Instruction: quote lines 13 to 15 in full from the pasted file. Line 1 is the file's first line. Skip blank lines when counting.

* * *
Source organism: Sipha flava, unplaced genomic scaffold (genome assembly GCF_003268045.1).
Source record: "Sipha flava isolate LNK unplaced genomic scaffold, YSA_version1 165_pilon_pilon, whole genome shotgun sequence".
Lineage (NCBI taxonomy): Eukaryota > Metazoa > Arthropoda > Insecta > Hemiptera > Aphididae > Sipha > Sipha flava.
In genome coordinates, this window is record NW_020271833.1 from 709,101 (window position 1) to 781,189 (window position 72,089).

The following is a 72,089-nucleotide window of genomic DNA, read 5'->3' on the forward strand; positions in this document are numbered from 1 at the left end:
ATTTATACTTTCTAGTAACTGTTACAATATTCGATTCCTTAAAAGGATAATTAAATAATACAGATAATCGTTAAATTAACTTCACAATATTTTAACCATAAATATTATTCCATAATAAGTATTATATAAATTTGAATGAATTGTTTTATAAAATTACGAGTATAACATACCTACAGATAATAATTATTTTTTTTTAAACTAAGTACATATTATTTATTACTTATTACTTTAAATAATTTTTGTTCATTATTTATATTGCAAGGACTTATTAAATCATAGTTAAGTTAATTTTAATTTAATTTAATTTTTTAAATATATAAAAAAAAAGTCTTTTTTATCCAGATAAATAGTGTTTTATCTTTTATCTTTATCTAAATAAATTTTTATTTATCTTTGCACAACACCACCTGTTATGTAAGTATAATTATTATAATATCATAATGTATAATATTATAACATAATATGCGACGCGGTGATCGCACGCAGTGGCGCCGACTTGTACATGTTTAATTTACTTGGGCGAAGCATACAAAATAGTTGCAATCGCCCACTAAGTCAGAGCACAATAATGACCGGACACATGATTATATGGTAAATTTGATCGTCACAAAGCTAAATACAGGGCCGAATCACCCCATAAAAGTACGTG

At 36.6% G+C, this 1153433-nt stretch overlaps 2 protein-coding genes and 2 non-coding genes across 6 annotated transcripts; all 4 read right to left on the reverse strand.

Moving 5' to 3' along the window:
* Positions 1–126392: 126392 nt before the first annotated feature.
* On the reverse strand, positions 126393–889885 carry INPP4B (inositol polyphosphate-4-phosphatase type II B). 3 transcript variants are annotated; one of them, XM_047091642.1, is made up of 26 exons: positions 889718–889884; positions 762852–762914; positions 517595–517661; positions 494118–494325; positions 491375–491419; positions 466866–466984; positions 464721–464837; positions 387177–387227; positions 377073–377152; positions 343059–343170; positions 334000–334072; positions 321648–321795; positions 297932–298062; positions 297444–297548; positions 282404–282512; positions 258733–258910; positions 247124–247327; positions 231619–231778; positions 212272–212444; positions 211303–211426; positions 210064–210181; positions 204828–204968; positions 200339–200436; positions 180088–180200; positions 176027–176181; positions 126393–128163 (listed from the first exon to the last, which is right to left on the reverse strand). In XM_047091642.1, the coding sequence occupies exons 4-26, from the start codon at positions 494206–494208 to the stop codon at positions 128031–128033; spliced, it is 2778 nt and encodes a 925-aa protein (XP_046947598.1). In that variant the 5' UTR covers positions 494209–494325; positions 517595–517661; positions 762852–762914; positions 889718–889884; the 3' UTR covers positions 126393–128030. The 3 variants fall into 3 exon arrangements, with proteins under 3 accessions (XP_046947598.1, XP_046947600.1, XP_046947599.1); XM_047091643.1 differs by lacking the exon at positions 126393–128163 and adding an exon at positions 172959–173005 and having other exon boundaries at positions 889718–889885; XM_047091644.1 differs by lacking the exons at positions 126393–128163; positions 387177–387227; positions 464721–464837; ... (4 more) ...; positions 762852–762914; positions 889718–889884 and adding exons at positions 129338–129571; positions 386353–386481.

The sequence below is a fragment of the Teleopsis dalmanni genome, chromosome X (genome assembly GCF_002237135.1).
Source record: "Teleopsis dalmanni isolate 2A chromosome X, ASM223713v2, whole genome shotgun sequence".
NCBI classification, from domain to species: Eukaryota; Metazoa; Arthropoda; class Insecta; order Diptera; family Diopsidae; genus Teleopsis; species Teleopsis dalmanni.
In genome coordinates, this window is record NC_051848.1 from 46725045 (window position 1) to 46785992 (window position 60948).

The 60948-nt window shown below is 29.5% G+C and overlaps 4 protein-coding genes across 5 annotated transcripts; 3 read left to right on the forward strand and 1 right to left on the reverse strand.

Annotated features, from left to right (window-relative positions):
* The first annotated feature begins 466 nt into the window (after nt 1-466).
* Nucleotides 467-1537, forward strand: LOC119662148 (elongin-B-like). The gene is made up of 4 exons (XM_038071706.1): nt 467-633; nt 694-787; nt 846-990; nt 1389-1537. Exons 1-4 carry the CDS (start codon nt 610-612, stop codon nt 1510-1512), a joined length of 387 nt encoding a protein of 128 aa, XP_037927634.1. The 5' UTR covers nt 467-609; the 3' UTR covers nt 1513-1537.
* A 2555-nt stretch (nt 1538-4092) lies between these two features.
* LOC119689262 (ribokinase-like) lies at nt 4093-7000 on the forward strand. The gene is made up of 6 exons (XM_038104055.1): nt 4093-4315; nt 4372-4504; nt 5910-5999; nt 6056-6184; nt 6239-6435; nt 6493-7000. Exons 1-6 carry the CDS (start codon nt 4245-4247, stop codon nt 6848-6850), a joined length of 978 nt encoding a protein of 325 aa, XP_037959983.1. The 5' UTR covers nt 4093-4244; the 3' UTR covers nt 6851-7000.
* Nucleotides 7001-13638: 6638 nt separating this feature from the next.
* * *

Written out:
NCBI classification, from domain to species: Eukaryota; Metazoa; Arthropoda; class Insecta; order Diptera; family Diopsidae; genus Teleopsis; species Teleopsis dalmanni.
In genome coordinates, this window is record NC_051848.1 from 46725045 (window position 1) to 46785992 (window position 60948).

The 60948-nt window shown below is 29.5% G+C and overlaps 4 protein-coding genes across 5 annotated transcripts; 3 read left to right on the forward strand and 1 right to left on the reverse strand.